Howard councilman cedes raise Money will be divided between charity, county.


A Howard County councilman says he will give up a $9,500 pay raise for a year to contribute money to charity and return some funds to the county's ailing coffers.

Councilman Paul Farragut, D-4th, said yesterday that he has asked county officials to begin paying him at the rate he earned before the annual salary for council members rose from $18,000 to $27,500 last December.

Farragut said that although he has received the higher salary since last December, he is donating the raise portion of his pay from July 1 to Sept. 30 to the United Way of Maryland. And he is asking county finance officials to begin paying him at his previous rate Oct. 1.

He gives two reasons for his sacrifice: He wants to encourage other county residents to give to the United Way, and he wants to share the burden of the county's budget crunch, which has prompted officials to lay off 40 employees and force its remaining 1,700 workers to go without raises.

"I was thinking that I was going to be asking employees to make sacrifices in this recession, telling them they ought to be contributing more," said Farragut, who helped launch a United Way fund-raising drive Monday. "I thought there was something inconsistent in the logic when I wasn't making a sacrifice."

He said he didn't know exactly how much of the raise would go to the United Way and to the county, but based on the amount of the raise he receives over three months, that would mean $2,375, excluding taxes, would be contributed to the charitable organization. He said he wanted to continue receiving the lower pay until the current fiscal year ends next June 30.

Raymond Servary, the county's finance director, said Farragut has asked him to reduce his pay, and he is seeking an opinion from the county's Law Department to determine whether that could be done. He said the councilman may have to accept the higher salary and, if he wants, make a personal gift to the $H county, another unusual move.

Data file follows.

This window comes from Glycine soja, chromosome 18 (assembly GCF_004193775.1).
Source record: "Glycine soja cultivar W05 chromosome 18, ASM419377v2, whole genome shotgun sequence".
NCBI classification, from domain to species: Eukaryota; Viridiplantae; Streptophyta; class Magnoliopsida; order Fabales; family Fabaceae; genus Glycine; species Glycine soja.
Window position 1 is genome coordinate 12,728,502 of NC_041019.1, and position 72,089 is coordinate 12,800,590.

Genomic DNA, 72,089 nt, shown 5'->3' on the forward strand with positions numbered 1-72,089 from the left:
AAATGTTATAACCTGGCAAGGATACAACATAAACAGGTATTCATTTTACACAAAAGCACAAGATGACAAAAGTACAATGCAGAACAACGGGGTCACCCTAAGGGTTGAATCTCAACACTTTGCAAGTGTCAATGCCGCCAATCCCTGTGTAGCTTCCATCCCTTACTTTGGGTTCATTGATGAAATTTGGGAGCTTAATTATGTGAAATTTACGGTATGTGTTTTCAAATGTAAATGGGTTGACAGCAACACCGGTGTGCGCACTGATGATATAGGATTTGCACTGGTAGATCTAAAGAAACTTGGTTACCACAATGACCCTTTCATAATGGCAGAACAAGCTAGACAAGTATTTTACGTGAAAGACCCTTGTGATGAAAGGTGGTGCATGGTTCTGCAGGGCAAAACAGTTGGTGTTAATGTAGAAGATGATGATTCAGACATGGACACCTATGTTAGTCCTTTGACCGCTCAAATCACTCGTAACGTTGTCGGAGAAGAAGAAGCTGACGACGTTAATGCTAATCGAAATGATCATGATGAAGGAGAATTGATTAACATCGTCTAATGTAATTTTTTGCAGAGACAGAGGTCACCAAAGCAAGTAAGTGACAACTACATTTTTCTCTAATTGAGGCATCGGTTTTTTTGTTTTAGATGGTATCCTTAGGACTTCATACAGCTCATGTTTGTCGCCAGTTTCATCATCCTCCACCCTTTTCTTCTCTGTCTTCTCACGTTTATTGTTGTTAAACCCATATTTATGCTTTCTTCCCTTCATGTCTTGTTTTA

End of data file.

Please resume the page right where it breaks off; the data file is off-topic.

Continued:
"I'm not aware that anybody has done that," Servary said.

Council members last year voted to give themselves and the county executive a pay raise. The executive's salary rose from $60,000 to $80,000.

Some county workers have complained that elected officials were receiving higher salaries while forcing them to forgo raises.

"My contribution won't have an impact on the overall county budget, but I think it's symbolic of the fact that we're going to have to tighten our belts," Farragut said.

Besides his council pay, Farragut earns about $47,000 a year in his job as sales manager for cargo and project development at the Maryland Port Administration. He said he wasn't asking his council colleagues or County Executive Charles Ecker to make a similar sacrifice.

Ecker said he would not follow suit. "That's his personal decision," the executive said.

Two other council members said they needed the higher salaries, saying elected officials usually go four or five years before getting raises.

"I can't live in Howard County for any less than I'm making now," said Councilman Darrel Drown, R-2nd, who gave up a $64,000-a-year job with the public school system when he became a councilman and said he now earns about $20,000 annually working as a financial consultant.

"That was a very gentlemanly thing to do and I'm glad he could afford to do it," said Councilman Charles C. Feaga, R-5th. "I frankly could not afford to do it."

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